It was the vision of these astute men that enabled them in the school year 1910 - 11, more specifically the night of January 5, 1911, on the campus of Indiana University at Bloomington, Indiana, to sow the seed of a fraternal tree whose fruit is available to, and now enjoyed by, college men everywhere, regardless of their color, religion or national origin. It is a fact of which KAPPA ALPHA PSI is justly proud that the Constitution has never contained any clause which either excluded or suggested the exclusion of a man from membership merely because of his color, creed, or national origin. The Constitution of KAPPA ALPHA PSI is predicated upon, and dedicated to, the principles of achievement through a truly democratic Fraternity.


Chartered and incorporated originally under the laws of the State of Indiana as Kappa Alpha Nu on May 15, 1911, the name was changed to KAPPA ALPHA PSI on a resolution offered and adopted at the Grand Chapter in December 1914. This change became effective April 15, 1915, on a proclamation by the then Grand Polemarch, Elder Watson Diggs. Thus, the name acquired a distinctive Greek letter symbol and KAPPA ALPHA PSI thereby became a Greek letter Fraternity in every sense of the designation. 


From its inception, and for the next six years, Brother Diggs served as the Grand Polemarch of KAPPA ALPHA PSI Fraternity. Through his leadership and indefatigable application, augmented by the efforts of Byron K. Armstrong, and John M. Lee, who comprised the remainder of the original Grand Board of Directors, the infant Fraternity was guided through the most perilous years of its life. Accordingly, much of the credit for the organization's survival through this period is shared by these three men.


From its inception, every endeavor was directed toward establishing the Fraternity upon a strong foundation before embarking on plans of expansion. By the end of the first year, working together, Diggs and Armstrong had completed the ritual and had commenced work on the coat of arms. Work on the latter was completed during the following summer by Diggs, Armstrong and Lee while they were pursuing employment at a hotel in Fort Wayne, Indiana.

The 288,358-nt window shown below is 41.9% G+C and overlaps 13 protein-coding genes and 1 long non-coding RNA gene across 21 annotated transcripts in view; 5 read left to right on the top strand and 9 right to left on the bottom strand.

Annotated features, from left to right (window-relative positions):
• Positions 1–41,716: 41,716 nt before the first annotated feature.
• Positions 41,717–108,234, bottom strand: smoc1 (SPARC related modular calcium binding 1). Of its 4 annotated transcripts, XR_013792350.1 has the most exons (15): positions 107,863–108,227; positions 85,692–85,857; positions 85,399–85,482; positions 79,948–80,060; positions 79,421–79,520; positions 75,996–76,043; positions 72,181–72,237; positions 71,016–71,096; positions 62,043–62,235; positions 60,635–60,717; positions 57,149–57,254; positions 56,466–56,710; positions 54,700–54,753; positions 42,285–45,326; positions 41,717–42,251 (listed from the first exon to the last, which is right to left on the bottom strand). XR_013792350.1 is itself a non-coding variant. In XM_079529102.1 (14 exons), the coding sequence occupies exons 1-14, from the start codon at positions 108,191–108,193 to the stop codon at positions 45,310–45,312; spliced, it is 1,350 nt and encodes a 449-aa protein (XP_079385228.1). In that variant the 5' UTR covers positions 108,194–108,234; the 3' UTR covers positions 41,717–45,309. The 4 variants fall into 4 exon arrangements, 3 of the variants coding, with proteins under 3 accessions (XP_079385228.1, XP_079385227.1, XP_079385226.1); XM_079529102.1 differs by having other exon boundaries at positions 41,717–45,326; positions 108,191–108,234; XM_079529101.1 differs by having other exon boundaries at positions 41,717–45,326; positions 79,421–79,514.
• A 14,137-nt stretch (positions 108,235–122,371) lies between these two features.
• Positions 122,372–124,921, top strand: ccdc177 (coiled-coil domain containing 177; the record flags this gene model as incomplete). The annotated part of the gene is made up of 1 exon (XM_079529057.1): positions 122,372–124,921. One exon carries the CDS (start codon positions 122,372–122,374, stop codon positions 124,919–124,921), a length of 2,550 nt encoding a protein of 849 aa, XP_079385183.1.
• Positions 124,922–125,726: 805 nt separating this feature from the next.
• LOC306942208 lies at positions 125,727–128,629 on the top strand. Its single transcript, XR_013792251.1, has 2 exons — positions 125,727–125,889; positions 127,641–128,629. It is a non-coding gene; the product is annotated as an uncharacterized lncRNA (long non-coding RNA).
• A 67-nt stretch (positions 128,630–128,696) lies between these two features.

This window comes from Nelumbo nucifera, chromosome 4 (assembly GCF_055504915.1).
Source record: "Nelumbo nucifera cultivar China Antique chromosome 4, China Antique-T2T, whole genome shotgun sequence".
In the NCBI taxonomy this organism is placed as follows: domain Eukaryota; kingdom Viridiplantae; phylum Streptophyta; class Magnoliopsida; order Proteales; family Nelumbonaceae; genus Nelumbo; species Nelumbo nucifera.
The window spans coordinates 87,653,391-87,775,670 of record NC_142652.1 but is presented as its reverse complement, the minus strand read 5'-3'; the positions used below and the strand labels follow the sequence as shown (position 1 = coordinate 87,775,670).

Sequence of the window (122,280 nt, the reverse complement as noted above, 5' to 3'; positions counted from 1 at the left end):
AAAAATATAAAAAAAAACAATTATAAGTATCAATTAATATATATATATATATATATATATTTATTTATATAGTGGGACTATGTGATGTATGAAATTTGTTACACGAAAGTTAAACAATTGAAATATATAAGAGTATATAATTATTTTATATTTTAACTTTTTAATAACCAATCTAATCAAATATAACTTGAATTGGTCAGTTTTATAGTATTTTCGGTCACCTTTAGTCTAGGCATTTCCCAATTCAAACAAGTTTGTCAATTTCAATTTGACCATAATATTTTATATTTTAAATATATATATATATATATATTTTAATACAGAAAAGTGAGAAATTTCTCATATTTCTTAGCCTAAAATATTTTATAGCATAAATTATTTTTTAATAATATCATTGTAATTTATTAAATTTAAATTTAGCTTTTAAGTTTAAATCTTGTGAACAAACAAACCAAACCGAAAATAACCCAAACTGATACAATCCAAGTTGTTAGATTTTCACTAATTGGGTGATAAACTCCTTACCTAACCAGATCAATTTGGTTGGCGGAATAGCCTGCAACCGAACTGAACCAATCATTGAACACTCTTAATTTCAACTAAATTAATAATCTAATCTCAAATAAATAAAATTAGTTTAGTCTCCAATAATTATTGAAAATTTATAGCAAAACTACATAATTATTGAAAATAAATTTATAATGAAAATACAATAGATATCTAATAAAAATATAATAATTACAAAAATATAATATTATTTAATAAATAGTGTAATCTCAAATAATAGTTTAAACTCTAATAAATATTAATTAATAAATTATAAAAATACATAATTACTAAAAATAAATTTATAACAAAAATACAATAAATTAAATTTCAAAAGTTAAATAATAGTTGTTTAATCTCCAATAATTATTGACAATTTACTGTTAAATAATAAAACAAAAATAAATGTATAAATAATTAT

In selecting a suitable motto, Diggs, Armstrong and Lee solicited the aid of a Professor of Greek Art at Indiana Technical College at Fort Wayne, Indiana. Having adopted a motto which mutually suited them, they carried a sketch of the coat of arms to a commercial engraver in Fort Wayne, from which he made the first metal plate. 


For years, in order to safeguard the ritualistic secrets of the Fraternity, Diggs laboriously typed and bound the rituals. It was not until he moved to Indianapolis, Indiana, where he met an old German printer in whom he had confidence, that he entrusted the esoteric materials of the Fraternity to a commercial printer. 


In the spring of 1912 Diggs wrote in a little blue examination book the first Constitution, which was adopted in 1920 with but a few revisions. This

edition remained in use until 1926 when it was supplanted by the codified edition jointly written by Diggs, J. Ernest Wilkins, and W. Ellis Stewart. In 1957 the Constitution again underwent major revision. 


Now substantially established and provided with a Constitution, Ritual, coat of arms, motto, and guiding hand in a dynamic Grand Chapter, the Fraternity was ready for expansion. ...more